The reason that I'm musing on where Eclectica's poets and other contributors are located is that this issue's feature, Barbara De Franceschi, is a writer whom I've never met in person, and yet her involvement with Eclectica pre-dates my joining the staff as poetry editor. Barbara is in Broken Hill, Australia, pretty far from where I write this in Chicago on an unseasonably warm winter day. Barbara's first appearance was in the Jul/Aug issue of 2003 with a lovely poem called "Lemon Tree." That poem is a hopeful one, and I find that thread of hope running through Barbara's spotlight poems here as well. The two Word Poems—again, we have a Word Poet in the Spotlight!—are "Desert Fringe Dwellers" and "Run through a Tunnel." There is a line that I keep coming back to in "Run through a Tunnel": "I look at the trees / leaf by leaf / peel back the sunshine / a beam at a time." This act of peeling back the sunshine is something that all of Barbara's poems do for me: allow me to see what is around me more clearly. Please enjoy these two poems and visit the archives for more!
This issue marks the 18th appearance in our pages from Antonia Clark, the fifth appearance from Judy Kaber (last issue's Spotlight Runner-Up), and the third appearance from Gina O'Neill. You can find them all in the Word Poem Special Feature. And they aren't alone in returning to Eclectica. New voices include Michelle Brooks, Lakshmi Arya Thathachar, James Mele, Chuck Kramer, Lee Nash, Darren C. Demaree, Candace Rex, and Annie Stenzel. Truly a banner issue to meet some new (to us) poets! I hope you're as excited as I am to see what the April/May issue will bring!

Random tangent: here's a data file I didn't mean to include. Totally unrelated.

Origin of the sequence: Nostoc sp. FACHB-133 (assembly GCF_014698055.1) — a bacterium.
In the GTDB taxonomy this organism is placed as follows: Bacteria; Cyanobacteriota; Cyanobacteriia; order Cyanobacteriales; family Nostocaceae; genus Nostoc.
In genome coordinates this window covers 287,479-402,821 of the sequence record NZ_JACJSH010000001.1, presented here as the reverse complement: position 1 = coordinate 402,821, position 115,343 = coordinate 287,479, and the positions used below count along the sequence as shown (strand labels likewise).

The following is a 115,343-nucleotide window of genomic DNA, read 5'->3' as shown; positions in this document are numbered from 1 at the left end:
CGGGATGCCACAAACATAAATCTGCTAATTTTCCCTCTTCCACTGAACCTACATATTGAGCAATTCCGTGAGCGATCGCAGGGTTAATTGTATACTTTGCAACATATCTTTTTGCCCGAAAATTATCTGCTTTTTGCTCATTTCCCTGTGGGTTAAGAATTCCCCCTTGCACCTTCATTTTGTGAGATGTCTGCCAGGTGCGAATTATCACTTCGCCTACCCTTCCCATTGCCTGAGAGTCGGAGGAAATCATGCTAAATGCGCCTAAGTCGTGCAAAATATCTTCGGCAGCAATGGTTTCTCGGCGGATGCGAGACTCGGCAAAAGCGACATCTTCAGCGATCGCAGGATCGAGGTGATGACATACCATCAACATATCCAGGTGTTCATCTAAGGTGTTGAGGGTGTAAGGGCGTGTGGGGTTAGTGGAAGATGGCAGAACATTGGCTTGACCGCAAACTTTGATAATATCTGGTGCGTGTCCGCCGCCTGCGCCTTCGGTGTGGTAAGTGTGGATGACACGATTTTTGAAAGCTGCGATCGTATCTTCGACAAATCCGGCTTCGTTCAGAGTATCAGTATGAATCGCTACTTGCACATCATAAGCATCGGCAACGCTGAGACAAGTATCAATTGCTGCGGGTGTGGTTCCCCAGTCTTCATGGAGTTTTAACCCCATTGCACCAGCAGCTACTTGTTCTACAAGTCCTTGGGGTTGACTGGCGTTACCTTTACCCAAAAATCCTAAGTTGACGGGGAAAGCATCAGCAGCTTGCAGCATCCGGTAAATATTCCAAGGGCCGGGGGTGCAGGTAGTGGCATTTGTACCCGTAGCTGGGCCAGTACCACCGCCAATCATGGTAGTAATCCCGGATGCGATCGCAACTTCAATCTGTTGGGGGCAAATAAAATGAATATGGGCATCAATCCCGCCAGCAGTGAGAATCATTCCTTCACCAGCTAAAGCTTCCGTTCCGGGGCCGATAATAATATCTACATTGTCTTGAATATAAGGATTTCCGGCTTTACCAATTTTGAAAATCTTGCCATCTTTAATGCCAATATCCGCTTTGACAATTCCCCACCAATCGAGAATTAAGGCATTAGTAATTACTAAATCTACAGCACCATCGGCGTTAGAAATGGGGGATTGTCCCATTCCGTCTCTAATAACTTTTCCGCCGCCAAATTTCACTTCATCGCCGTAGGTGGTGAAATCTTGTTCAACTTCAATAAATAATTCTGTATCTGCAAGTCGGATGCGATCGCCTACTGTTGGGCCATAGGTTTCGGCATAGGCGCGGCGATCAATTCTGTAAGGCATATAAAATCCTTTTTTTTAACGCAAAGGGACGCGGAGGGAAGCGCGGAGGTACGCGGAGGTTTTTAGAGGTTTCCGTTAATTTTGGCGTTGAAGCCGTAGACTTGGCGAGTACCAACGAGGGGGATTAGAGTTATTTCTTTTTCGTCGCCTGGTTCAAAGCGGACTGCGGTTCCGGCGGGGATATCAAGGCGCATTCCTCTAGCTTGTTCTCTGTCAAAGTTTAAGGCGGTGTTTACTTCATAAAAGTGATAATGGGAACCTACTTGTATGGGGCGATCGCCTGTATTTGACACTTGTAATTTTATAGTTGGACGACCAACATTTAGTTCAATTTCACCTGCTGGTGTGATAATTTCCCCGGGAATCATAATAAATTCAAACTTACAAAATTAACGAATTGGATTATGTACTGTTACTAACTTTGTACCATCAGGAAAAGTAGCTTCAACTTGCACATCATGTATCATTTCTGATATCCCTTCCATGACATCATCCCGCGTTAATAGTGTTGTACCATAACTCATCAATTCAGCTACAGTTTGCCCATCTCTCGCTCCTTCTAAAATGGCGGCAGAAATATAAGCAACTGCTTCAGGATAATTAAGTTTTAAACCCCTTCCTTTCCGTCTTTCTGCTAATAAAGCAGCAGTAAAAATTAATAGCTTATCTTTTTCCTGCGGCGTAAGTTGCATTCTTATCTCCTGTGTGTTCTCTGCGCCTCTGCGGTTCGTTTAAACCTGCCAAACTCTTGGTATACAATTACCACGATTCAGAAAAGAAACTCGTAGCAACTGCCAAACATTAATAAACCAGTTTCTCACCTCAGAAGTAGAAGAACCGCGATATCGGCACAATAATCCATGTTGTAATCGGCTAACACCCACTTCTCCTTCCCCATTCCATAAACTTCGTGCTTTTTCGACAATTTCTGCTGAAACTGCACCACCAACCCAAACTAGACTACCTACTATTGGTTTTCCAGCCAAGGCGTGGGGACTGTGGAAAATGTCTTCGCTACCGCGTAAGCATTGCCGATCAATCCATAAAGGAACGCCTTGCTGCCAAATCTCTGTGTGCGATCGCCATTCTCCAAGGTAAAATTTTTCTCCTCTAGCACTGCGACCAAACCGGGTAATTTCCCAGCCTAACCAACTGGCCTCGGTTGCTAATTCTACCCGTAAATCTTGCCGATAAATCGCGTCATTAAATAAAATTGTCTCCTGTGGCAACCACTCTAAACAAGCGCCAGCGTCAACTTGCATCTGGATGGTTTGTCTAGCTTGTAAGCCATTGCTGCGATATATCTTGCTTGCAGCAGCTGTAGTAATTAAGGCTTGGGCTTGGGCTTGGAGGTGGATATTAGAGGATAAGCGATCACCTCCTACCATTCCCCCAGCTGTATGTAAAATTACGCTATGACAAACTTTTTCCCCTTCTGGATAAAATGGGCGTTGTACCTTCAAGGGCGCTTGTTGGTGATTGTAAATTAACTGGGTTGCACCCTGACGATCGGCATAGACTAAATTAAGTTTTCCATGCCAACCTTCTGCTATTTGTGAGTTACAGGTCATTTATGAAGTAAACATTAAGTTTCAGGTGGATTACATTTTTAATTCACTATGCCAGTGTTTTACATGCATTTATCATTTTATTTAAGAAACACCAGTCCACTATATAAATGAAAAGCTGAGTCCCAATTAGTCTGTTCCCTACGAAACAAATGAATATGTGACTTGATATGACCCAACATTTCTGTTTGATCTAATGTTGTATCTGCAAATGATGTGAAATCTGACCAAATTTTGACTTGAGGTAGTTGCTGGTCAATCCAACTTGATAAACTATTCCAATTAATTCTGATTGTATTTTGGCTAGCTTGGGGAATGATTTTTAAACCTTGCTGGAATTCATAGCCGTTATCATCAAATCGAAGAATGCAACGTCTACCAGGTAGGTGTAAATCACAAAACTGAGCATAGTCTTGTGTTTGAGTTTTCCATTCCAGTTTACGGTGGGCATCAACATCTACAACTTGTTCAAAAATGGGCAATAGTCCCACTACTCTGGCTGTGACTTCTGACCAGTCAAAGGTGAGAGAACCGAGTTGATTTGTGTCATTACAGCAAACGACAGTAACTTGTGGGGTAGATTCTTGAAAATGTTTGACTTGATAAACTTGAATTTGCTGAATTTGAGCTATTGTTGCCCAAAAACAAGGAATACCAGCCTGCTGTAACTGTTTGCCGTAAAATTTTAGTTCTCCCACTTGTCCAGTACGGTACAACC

From David Ewald, Nonfiction, Travel, and Miscellany Editor
With the inauguration days away and a power shift the likes of which this country has never seen about to take place, I've been thinking about facts and the importance of evidence in speaking and writing. The world is not Orwellian blackwhite, not believing is seeing. It's still seeing is believing, and there is context. There is history. When I first read "My Helen Keller" by Spotlight nominee Jane Van Slembrouck, I knew I was in good hands. Here were facts, some I did already know and others I did not, researched, compiled and narrated with an appropriate ethos. "My Helen Keller" is especially notable for the fact that it's academic, a style I don't often find myself accepting as nonfiction editor. Ms. Van Slembrouck successfully melds the academic with the personal, and we learn much about our world as well as Keller's because of it.
In many ways just as strong, "The Sort of Thing Everyone Knows" by Ian Stoner, while set in the late 1980s and early 1990s, speaks very much to the 2010s. As social media enables us to seek out and live our lives with only the opinions, beliefs, ideologies and people we agree with, it's worth reflecting back on an innocent time when the truth of a song could change an adolescent's perspective.
Finally, travel memoirist Kurt Schmidt is back, this time with "The Hottest Woman in Scandinavia." The title says it all—or does it? Hotness can be defined in many ways, and what better place to define hotness for yourself than in a foreign country?
Happy New Year, and enjoy.